Your assignments are threefold:
Assessment will be based on class participation and attendance (10%), the two course essays (20% + 30%), and the final exam (40%).
During term time all grades will be given in points—letter grades are too imprecise. At the end of the term, the point average will be converted into a letter grade according to the table given in the General Catalog. If necessary, the average will be rounded upwards: a 3.5 average, for example, will result in an A–.
Note the following:
The first course essay consists in a brief commentary (800–1,000 words) on Parmenides fr. DK 28 B 8 (in Barnes², pp. 82-84 [= Barnes¹, pp. 134-135]); it will be due by Monday, 9 April, at 10 pm. And an update: here two lovely specimens of the first essay—the one by Darby, the other by Maria.
The second course essay consists in a commentary (1,200–1,600 words) on Plato Sophist 260A–264B, on the problem of non-being; it will be due by Thursday, 3 May, at 8 am. Update: two nice specimens of the second essay—one by Jennifer, and the other by Jonathan.
The third course essay consists in a commentary (1,200–1,600 words) on Aristotle Physics 4.4 210b32–212a20, on place (= Waterfield, pp. 85–88); it will be due by Thursday, 24 May, at 8 am. As a final update, two excellent (and very different) specimens of the third essay—the one by Patrick and the other by Wei.
You should sketch the context in which the argument or objection was offered, show the structure of the passage, extract the premisses you need for your argument, present your reconstruction, and try to give a brief assessment. Please use this template (including the option ‘Line spacing: Single’), and submit your essay by email. The file name should follow the pattern:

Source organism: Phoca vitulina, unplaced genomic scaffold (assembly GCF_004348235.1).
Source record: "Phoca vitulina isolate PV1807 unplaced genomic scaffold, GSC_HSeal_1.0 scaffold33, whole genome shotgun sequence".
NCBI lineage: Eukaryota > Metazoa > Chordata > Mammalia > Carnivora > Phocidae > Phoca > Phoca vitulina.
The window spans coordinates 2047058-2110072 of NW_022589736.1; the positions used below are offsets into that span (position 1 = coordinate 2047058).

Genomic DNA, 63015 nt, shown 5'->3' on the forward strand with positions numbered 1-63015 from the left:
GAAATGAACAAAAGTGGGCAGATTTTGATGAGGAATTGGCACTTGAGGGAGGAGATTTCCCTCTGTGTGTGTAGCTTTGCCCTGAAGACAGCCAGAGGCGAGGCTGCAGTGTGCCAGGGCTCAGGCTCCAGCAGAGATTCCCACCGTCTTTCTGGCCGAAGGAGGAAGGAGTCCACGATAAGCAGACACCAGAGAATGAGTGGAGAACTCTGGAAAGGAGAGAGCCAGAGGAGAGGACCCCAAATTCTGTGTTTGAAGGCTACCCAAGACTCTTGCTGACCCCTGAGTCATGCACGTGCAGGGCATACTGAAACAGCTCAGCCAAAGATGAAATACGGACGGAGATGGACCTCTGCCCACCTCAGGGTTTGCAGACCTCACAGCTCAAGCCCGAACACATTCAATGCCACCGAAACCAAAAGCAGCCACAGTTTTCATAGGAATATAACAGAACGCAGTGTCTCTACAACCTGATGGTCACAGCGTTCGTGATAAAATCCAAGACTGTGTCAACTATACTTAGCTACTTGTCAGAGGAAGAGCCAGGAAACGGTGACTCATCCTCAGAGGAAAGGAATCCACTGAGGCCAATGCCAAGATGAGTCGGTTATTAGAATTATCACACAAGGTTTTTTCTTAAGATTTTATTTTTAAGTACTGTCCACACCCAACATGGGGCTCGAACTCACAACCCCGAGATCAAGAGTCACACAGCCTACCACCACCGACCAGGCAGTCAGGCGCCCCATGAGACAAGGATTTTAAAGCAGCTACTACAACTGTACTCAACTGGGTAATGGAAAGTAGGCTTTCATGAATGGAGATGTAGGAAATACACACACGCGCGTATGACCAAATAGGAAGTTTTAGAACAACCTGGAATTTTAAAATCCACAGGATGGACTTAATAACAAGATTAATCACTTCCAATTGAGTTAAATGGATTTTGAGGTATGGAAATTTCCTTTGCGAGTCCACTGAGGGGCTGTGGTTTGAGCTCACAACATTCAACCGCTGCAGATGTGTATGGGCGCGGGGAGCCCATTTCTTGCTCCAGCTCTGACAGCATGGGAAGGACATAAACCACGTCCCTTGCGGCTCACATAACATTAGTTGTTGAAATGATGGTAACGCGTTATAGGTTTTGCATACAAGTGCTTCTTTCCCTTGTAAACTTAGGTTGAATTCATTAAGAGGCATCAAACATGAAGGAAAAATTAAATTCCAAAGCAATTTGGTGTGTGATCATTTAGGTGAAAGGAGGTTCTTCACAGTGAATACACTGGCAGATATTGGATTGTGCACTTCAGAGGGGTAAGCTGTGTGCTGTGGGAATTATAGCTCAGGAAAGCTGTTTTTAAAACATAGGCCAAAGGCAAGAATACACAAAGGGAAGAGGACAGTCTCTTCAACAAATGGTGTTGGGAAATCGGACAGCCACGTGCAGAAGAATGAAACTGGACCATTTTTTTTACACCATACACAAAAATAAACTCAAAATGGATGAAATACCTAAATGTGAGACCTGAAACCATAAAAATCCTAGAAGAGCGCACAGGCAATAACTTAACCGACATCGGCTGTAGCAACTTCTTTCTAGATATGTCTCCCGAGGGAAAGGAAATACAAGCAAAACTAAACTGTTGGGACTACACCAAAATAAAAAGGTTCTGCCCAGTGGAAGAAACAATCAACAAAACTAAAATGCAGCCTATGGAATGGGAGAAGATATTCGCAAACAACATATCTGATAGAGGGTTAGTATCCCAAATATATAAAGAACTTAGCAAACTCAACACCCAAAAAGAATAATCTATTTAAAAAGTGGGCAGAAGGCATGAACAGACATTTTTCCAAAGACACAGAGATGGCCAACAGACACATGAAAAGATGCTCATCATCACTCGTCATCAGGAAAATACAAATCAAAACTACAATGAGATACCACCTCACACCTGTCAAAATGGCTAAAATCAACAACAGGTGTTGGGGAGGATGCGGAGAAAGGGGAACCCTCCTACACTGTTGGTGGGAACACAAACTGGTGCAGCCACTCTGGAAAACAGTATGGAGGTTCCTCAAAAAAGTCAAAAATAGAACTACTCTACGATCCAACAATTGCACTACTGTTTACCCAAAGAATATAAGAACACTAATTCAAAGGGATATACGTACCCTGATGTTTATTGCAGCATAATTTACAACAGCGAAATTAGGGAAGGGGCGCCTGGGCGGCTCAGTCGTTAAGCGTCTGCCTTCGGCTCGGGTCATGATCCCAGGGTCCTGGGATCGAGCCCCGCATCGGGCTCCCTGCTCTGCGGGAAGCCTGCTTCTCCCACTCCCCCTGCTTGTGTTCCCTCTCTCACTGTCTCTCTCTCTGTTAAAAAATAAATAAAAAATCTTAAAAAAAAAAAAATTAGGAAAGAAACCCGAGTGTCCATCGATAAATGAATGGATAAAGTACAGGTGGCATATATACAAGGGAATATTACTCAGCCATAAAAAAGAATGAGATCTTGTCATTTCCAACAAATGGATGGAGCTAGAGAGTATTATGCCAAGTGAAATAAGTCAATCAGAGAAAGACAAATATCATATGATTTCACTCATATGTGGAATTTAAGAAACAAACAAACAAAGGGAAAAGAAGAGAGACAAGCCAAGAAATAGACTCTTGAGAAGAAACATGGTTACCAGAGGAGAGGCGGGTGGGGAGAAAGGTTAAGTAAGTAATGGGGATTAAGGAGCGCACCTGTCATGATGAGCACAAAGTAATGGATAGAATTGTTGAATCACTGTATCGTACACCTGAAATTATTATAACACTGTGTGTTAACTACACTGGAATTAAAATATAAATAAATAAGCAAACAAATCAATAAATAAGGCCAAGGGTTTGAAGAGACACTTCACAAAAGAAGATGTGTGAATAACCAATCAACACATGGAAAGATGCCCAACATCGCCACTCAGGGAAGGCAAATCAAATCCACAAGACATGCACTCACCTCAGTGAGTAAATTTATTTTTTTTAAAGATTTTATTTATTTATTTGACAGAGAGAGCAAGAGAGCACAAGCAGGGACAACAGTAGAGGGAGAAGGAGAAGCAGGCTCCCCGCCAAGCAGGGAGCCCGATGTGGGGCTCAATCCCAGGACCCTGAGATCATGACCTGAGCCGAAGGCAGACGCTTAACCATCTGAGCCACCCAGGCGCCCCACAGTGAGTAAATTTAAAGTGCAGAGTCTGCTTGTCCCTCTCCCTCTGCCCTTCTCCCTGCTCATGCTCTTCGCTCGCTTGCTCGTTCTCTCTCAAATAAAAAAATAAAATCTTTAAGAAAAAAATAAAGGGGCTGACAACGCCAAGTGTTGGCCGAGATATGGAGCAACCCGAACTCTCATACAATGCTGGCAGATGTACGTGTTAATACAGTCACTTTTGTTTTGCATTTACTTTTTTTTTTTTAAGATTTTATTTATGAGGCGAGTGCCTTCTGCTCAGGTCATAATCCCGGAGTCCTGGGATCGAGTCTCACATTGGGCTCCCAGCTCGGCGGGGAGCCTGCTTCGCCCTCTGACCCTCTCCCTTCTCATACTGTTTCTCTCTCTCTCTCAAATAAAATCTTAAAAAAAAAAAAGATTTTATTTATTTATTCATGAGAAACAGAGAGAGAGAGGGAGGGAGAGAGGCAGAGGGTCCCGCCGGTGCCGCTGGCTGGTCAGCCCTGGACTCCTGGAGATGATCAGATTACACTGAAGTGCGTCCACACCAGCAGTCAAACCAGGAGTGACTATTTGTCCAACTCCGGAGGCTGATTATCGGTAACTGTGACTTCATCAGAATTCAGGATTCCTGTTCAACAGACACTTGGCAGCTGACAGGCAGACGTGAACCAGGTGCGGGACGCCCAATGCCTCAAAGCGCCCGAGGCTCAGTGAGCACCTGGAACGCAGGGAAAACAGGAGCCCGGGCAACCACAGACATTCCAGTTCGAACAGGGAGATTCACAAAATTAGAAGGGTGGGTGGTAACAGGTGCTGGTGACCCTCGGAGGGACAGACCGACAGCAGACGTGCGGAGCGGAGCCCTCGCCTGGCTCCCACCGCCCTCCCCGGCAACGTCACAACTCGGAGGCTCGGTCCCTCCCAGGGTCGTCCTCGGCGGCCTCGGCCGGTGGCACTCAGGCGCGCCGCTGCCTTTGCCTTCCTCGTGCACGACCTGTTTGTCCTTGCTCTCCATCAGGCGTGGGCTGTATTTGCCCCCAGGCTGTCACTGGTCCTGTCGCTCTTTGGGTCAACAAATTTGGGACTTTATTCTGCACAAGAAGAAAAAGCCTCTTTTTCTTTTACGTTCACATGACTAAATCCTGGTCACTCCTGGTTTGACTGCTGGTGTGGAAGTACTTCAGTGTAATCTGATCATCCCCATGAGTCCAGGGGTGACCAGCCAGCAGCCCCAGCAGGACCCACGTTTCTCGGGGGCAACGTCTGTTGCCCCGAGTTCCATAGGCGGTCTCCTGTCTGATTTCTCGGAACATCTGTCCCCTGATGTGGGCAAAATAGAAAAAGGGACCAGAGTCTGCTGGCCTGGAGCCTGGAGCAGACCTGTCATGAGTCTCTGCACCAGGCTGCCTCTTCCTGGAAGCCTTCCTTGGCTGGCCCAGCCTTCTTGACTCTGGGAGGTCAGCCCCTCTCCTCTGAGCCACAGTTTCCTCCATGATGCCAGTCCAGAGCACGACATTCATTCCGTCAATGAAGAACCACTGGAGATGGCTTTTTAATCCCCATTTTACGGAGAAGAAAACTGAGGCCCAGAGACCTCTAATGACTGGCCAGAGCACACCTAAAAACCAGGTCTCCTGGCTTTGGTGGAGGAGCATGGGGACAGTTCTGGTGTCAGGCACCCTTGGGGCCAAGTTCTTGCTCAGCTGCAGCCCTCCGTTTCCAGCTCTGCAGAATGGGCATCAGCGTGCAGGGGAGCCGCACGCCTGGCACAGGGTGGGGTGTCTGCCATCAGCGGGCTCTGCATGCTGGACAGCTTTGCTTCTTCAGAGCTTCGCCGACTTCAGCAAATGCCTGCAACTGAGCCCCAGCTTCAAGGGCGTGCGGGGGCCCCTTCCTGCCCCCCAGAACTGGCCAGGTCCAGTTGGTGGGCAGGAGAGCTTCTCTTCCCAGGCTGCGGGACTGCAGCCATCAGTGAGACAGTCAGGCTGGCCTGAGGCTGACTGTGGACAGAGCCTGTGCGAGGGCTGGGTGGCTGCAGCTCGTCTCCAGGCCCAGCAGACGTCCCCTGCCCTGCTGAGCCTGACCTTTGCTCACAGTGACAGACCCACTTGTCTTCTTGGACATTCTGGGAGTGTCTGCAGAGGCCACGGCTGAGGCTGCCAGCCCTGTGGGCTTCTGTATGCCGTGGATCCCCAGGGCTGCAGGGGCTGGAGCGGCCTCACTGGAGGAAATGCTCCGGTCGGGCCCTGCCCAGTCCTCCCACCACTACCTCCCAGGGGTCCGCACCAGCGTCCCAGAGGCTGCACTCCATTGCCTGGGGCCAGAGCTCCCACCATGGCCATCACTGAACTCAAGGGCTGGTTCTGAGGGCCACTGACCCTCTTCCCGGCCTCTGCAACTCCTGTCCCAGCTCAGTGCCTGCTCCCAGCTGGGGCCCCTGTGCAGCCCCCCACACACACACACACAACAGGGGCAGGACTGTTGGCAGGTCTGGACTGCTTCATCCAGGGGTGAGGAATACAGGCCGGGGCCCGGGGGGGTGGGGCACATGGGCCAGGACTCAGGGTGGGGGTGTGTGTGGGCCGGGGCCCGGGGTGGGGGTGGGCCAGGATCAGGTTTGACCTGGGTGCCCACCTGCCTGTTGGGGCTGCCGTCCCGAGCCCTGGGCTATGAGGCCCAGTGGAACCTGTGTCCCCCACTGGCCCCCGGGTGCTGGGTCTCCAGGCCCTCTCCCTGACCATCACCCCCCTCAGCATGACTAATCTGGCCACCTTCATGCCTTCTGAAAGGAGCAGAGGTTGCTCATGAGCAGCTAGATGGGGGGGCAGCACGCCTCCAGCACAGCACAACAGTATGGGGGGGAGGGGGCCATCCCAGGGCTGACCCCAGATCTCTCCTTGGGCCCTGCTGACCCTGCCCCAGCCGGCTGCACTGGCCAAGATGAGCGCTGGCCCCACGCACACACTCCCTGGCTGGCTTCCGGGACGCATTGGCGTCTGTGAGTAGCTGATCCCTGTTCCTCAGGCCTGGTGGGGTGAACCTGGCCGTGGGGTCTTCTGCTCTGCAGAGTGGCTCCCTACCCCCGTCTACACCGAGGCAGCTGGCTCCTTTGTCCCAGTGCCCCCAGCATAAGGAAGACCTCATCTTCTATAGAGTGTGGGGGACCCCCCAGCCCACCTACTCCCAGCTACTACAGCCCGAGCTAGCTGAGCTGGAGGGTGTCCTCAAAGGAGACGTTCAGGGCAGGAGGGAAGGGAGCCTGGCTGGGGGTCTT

essay1-surname.initials.docx, etc. Before sending me your work, be sure to reread the Notes on Writing (last updated: 2012-06-06).
The final examination will be held on Tuesday, 12 June, from 3 to 6 pm, in Dodd 167.
Update: The exam will consist of two parts. We’ll start with a brief quiz, where you have to give one- or two-word answers to a number of relatively simple questions on the course as a whole (c. 15 min.). Then you’ll be asked to write a commentary on one of the following passages (c. 150 min.):
I’ll bring photocopies of the set text, so you don’t need to bring your own books to the exam. Lecture notes and the like are not needed either. The only thing you should bring is your Blue Book and something to write. In case you were concerned about not having enough time, don’t worry—I’ll stay till the end…
There will be an optional study session on Sunday afternoon, 10 June, from 2 to 5 pm. We’ll meet in the Shapiro Courtyard. I’ll give a quick intro and then you may ask me questions. I’ll record the entire three hours and upload the more interesting parts of it in the evening in case some cannot come but would like to know what we talked about.